The fear is real. Newspapers headline stories daily – newborn dies of
MRSA in intensive care unit; midlifer’s parent dies after recovering
from a routine operation; midlifers themselves surviving the infection
but permanently disabled.
How does it spread?
The bacteria enter the bloodstream through open wounds, through
injections, through IV sites, through catheters. Bacteria thriving on
the skin are easily transferred from one person to another.
There has been much hype from a campaign called Cleanyourhands. To many
people, a cleaner hospital is also just a question of sweeping floors.
If only it was that simple. Unfortunately, the bacteria thrive in
countless other places: on surgical instruments, on dressings, on
patients and visitors’ clothes, on nurses’ uniforms, in hospital beds.
At a recent meeting by the Patients Association there were a number of
suggestions put forward on how to contain the bacteria. Contain is the
operative word. The medical technology to effectively tackle the
antibiotic-resistant bug does not exist. Dr. Mark Enright, senior
research fellow at the University of Bath’s department of biology and
biochemistry, told more than 1300 infection-control experts that the
only viable way to kill off MRSA was to isolate sufferers. He added that
so many patients now had the bacteria that there were not enough
And he warned that emptying beds to allow them to be cleaned properly
would push up waiting lists – a move that would run contrary to
Obstructions to taming the bacteria
Sterilizing instruments would help tame the bacteria. But recent
research showed that sterilization of Britain’s endoscopes, for example,
The research, among healthcare professionals, also revealed that five
percent of those questioned didn’t clean their instruments between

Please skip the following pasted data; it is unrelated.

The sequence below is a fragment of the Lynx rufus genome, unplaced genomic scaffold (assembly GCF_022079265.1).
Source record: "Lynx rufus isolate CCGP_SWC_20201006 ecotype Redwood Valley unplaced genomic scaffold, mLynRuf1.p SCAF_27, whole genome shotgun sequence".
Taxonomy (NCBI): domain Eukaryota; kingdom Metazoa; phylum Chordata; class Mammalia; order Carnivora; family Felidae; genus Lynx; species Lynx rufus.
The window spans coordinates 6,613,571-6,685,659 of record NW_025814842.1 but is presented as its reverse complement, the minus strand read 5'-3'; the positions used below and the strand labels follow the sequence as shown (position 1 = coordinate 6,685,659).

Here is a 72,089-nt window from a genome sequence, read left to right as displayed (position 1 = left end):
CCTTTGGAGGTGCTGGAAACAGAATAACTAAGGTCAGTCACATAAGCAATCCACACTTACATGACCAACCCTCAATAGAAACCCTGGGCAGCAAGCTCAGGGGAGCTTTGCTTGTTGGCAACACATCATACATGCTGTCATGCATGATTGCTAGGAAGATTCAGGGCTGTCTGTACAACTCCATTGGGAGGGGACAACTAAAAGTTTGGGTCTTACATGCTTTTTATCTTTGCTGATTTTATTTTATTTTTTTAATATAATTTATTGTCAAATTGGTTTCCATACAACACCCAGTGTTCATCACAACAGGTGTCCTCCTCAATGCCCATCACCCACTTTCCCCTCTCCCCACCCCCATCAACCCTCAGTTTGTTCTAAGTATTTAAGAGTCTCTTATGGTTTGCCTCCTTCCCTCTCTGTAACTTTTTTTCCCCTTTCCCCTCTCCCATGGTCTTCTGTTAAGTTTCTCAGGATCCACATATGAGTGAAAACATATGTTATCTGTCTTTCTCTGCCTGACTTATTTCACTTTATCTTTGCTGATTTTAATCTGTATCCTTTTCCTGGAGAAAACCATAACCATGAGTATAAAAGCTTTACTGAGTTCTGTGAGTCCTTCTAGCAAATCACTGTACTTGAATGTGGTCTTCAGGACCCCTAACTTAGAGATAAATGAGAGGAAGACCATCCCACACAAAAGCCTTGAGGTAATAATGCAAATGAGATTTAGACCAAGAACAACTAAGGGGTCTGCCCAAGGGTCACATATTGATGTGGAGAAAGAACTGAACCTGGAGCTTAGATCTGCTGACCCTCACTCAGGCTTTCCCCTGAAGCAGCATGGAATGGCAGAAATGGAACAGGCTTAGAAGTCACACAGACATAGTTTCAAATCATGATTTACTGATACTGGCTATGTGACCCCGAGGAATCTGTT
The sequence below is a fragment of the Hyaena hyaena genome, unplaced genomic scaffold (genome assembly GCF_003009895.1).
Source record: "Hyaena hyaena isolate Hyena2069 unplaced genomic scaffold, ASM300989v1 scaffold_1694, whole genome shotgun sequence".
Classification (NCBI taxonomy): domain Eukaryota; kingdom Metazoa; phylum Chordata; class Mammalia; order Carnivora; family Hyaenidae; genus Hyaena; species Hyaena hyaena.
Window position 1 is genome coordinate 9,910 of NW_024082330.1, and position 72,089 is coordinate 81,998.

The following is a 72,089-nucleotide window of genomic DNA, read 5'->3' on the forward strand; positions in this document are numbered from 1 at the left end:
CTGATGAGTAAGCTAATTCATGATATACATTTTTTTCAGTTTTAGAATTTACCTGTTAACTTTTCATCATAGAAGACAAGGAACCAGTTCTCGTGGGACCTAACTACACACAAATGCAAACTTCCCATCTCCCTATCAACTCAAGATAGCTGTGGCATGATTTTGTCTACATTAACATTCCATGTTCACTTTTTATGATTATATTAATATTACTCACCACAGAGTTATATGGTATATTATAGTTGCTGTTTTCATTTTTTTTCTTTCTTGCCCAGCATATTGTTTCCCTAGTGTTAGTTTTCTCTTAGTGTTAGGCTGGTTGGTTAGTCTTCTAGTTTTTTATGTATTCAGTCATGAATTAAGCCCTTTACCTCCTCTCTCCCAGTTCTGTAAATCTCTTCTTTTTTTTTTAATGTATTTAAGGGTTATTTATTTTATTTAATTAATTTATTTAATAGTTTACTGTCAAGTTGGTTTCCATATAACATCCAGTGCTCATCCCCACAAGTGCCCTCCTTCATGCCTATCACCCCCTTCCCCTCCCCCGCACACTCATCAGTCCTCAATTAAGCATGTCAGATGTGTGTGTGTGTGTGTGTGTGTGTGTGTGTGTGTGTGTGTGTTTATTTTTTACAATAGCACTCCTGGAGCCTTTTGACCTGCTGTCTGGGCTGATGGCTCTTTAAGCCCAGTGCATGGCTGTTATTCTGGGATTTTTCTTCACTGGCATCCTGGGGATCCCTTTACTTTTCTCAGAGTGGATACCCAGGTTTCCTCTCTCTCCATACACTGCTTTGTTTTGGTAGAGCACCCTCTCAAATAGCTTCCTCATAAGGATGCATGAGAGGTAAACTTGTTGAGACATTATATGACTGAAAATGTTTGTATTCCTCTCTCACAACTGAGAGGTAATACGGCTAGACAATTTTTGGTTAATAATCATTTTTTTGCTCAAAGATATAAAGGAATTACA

patients; more than half reuse the sterilizing fluid; many endoscopes
never make it to the Central Sterile Department at the end of the
clinic; and there are no uniform guidelines on who is responsible, or
just what they should do.
Claire Rayner, President of the Patients Association, and a recent
sufferer of MRSA, says: “If this is happening in a number of UK
hospitals, it is inevitable that infections are spreading widely.”
Other examples for infection control were cited. There are
bacteria-proof dressings to prevent complications in both post-operative
and chronic wounds. These are available in some hospitals, but not all.
Nurses’ uniforms should be washed and disinfected daily. Like the
clothes of other staff, plus patients and visitors, fabrics harbour the
bacteria. Studies have revealed that one-third of hospitals have no
facilities for washing uniforms. Staff take the uniforms home to
launder. Home equipment may not be the most effective for
These and many other possible solutions from the NHS staff, industry
representatives, and patients who attended the Patients Association
conference, will be collated in a working document, publicized as the
100-Day Challenge, to be presented to politicians, civil servants, and
Trusts for their response. After 100 days, the Patients Association will
return to these key figures to find how they have acted on the
recommendations to reduce hospital-acquired infections.
Laterlife will report on the outcome of the 100-Day Challenge as soon as
results are revealed. But you can use your patient power now to help in
reducing cross- infection and improving hospital cleanliness.